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3 October 2012

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Unionist centenary events – Historian Tom Hartley's recommended reading

1912: Sir Edward Carson, leader of the Ulster Unionist Party, signs the Ulster Covenant

In the political life of our country, 1912 was a momentous year that ended with the formation of the Ulster Volunteer Force

2012 is the centenary of the Review of Unionist and Orange Volunteers at Balmoral in Belfast, the expulsions of the Catholic workforce from the Belfast shipyards in July 1912, and the signing of the Ulster Solemn League and Covenant in September 1912.

In the political life of our country, 1912 was a momentous year that ended with the formation of the Ulster Volunteer Force.

Listed below are ten books which may help the reader to better understand the historic and political context for 1912.  These books approach the topic from a variety of perspectives and give the reader a broad and detailed understanding of this period.

Generally, the starting point for setting the political context for that momentous year begins with the first Home Rule Bill in 1886.

The first book, Ulster’s Stand for Union, by Ronald McNeill, is unashamedly unionist propaganda. Having said that, it provides the reader with the sequence of events in this hectic period of political developments.

The next two books, A History of the Ulster Unionist Party (by Graham Walker) and The Ulster Unionist Party (by John Harbinson), provide a good understanding of the rise of Northern unionism, the formation of the Ulster Unionist Council and the politics that underpinned the formation and structures of unionism in the 20th century.

ATQ. Stewart’s The Ulster Crisis covers the period from 1912 to 1914. It remains a standard work for those who wish to study the detail of this period.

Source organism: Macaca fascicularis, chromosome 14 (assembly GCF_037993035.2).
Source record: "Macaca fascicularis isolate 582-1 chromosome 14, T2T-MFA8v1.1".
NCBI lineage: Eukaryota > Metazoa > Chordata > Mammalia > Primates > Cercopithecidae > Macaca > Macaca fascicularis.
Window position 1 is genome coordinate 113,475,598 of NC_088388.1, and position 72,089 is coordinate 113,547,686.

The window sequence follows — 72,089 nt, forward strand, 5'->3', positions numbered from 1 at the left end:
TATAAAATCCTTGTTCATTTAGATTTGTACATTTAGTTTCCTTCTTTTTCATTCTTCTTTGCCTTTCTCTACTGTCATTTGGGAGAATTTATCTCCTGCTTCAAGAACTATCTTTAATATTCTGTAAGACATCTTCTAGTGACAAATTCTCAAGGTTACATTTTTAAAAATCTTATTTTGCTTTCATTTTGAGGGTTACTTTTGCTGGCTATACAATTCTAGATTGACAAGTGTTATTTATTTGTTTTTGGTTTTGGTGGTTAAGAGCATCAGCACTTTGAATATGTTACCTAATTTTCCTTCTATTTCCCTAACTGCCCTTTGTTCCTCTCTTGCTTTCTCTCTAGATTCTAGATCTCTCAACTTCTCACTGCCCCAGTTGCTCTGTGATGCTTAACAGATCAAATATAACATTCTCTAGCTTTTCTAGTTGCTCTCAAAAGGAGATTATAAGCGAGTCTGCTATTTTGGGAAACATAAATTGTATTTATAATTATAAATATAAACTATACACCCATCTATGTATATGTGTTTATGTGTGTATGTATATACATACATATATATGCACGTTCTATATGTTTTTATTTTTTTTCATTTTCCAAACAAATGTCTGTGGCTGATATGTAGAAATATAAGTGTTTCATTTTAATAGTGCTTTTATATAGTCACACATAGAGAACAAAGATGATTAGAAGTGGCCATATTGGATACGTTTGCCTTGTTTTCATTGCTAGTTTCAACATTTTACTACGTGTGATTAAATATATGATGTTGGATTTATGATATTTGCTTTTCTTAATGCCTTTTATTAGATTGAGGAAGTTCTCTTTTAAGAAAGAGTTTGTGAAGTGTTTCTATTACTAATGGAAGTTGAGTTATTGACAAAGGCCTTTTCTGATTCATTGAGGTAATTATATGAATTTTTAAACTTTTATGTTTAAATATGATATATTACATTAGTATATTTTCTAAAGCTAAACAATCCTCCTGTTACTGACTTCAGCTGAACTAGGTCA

Carson’s Army (by Timothy Bowman) is a study of the Ulster Volunteer Force which looks beyond the image of a monolithic unionist army.

The Irish Republic (by Dorothy Macardle), The Indivisible Island (by Frank Gallagher), Holy War in Belfast (by Andrew Boyd), Arming the Protestants (by Michael Farrell) and The Orange State (by Michael Farrell) are studies of the period from a republican, labour and socialist perspective.

Order them from the Sinn Féin Bookshop or your local library.

Ulster’s Stand for Union – Ronald McNeill

A History of the Ulster Unionist Party – Graham Walker

The Ulster Unionist Party – John Harbinson

The Ulster Crisis – ATQ Stewart

Carson’s Army – Timothy Bowman

The Irish Republic – Dorothy Macardle

The Indivisible Island - Frank Gallagher

Holy War in Belfast – Andrew Boyd

Arming the Protestants – Michael Farrell

The Orange State – Michael Farrell


2014 year of change

A chara,

Sinn Féin is in government in the North and is a major political party in the Dáil and in local government across this island.

We are the only all-Ireland political party and with each passing day our membership is increasing, our organisational capacity is improving, and we are presenting realistic alternative policies to meet the needs of 21st century Ireland.

On May 22nd and May 23rd, more than 350 men and women will be standing for Sinn Féin in the European and local government elections, north and south.

For those who reject austerity and want a different future, a better future; who want hope for themselves and for their families; who want jobs and prosperity; and who want a real republic on this island – Sinn Féin is that future.

Make 2014 a year of change.

If you want a new future – a New Republic – help Sinn Féin in our fundraising efforts by contributing to our election campaign.

Thank you for whatever you can afford.

Lánaigí libh agus beirigí bua!

Is mise,

Gerry Adams TD

Irish Vols Ad March 2014

Fascinating insights into

Irish revolutionary history

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Every week over the next two years, An Phoblacht is making all the editions of The Irish Volunteer – the newspaper of the Irish Volunteer movement – available online exactly 100 years after they were first published

The Irish Volunteer — tOglác na hÉireann was first published on 7 February 1914 and every week until 22 April 1916, just days before the Easter Rising.

Acting as the official newspaper of the Irish Volunteers it outlined the political views of the leadership and reported on the and important events, such as the Howth Gun Running of 1914.

Included in its pages alongside political opinions and news reports are various advertisements for such items as revolvers, bandoliers and military uniforms from stockists across Ireland.

You can now read these fascinating insights into Irish revolutionary history with an online subscription to An Phoblacht for just €10 per year. This includes a digital copy of each new edition of the paper and Iris magazine, access to our digitised historic archives as well as copies of The Irish Volunteer.

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